Club owner Gilbert Garcia was surprised by the unannounced inspection, stating that the city had never dropped in to assess his premises. But now he's been given the responsibility of coming up with a plan, and the financing, to bring Lerma's up to code. If it can't be done, the club will face the wrecking ball.
Jenn Alva, from the group Girl in a Coma, had this to say about the venue:
We have already lost the Mission Drive-In and La Gloria, and if we continue this process San Antonio will lose those memorable places which make our city what it is.....a city of unique culture.Girl in a Coma recorded a video at Lerma's Nite Club in 2007.
Alva hits the nail on the head: These landmarks truly make a city. They offer a unique quality that allows for cities to differentiate each from one another. I would only add that places like Lerma's connect us to the past, for they were the former stomping grounds of our elders. Only theirs in Laredo had names like the Tumble Inn, and the Bordertown Drive-In. Progress, alas, had the upper hand. Luckily some of our cultural treasures are still intact and prosperous, such as the Casa Blanca Ballroom, Roli's, and El Gastronomico, while others, like El Azteca Theater, are on life support.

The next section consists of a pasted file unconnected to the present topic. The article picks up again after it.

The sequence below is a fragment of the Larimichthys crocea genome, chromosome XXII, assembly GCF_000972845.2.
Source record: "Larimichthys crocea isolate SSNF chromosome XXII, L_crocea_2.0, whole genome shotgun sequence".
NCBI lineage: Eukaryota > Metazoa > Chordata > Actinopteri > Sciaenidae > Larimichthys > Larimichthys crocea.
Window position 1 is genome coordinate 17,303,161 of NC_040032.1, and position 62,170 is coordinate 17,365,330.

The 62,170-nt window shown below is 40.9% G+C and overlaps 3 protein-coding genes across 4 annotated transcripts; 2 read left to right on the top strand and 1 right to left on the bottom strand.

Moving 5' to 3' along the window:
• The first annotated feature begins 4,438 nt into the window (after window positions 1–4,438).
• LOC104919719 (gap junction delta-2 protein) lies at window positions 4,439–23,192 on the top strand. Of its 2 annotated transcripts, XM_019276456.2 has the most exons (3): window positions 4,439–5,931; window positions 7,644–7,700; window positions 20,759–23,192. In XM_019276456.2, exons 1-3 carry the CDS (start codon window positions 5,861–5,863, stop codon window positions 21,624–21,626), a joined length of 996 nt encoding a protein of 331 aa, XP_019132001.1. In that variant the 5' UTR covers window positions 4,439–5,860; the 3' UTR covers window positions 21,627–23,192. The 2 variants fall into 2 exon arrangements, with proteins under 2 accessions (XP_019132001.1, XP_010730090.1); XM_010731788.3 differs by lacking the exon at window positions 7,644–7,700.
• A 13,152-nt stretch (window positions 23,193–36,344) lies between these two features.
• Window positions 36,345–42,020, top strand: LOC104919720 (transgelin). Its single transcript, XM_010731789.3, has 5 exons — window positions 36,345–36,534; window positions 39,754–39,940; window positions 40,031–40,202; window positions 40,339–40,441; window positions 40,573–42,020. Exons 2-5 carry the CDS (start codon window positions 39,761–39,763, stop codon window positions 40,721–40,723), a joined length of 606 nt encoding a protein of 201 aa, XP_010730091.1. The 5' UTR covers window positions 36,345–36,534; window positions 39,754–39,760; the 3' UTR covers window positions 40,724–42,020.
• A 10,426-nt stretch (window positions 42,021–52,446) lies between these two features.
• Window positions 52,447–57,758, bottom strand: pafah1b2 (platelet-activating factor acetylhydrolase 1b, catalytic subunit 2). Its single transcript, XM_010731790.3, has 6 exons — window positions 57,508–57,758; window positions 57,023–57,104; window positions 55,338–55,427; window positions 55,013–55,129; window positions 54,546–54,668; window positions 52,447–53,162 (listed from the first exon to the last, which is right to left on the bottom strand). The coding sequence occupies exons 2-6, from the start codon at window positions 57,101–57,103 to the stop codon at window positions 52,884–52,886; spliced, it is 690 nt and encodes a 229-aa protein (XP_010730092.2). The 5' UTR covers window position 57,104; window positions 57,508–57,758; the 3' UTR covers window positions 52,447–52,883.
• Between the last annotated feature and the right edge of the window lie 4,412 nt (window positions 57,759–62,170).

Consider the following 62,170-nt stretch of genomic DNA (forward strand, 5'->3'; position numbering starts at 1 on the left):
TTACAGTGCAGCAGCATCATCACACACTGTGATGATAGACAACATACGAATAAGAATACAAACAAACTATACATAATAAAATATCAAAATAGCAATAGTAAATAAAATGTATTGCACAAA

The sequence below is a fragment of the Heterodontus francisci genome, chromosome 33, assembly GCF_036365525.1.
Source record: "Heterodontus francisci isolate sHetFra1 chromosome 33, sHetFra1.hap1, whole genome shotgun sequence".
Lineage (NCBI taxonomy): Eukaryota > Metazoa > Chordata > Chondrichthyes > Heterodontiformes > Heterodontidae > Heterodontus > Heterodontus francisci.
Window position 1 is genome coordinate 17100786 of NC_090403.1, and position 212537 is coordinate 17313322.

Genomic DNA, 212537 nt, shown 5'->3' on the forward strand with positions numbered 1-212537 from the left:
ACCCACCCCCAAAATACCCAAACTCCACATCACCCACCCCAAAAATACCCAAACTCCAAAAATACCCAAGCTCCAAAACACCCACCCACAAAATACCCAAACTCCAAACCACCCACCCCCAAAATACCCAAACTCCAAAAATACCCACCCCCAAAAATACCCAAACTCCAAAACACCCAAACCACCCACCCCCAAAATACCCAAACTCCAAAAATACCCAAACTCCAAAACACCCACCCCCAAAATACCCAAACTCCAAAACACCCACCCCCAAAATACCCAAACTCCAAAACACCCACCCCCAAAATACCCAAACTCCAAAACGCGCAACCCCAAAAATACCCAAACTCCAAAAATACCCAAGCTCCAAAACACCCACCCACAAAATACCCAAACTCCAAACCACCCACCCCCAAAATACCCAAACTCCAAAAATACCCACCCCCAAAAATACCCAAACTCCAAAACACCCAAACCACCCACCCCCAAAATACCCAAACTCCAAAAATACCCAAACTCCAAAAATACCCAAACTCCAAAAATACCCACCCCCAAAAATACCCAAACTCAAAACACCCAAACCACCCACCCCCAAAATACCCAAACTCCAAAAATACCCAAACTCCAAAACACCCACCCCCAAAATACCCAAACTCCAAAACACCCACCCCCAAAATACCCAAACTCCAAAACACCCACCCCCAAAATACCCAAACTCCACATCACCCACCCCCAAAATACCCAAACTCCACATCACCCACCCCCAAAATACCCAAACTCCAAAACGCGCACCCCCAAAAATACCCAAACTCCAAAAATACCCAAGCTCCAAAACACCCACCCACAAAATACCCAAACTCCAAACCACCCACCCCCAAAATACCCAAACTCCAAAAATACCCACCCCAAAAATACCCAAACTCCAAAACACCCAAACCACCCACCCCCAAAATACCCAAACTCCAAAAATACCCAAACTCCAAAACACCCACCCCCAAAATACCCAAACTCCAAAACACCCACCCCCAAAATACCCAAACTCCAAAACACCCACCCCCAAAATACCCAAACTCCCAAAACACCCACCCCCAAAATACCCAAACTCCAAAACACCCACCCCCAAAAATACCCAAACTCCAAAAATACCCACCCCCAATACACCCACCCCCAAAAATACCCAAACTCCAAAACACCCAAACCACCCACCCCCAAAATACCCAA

Lerma's has the luxury of having its history preserved, albeit it's in the form of a music video. Others can't make that claim. The Tumble Inn or the Play-Mor live on by word of mouth. Their story may never be fully appreciated.
For some landmarks, unforeseen events might render them unsalvagable. A fire or some act of God could destroy a piece of history; Or a wrecking crew could come in in the middle of the night and raze a structure to benefit someone's selfish need. Whatever the case, bits of history, no matter how trivial they may seem, should be preserved. Our kids will hopefully have proof that we were once hip, or at least, tried to be.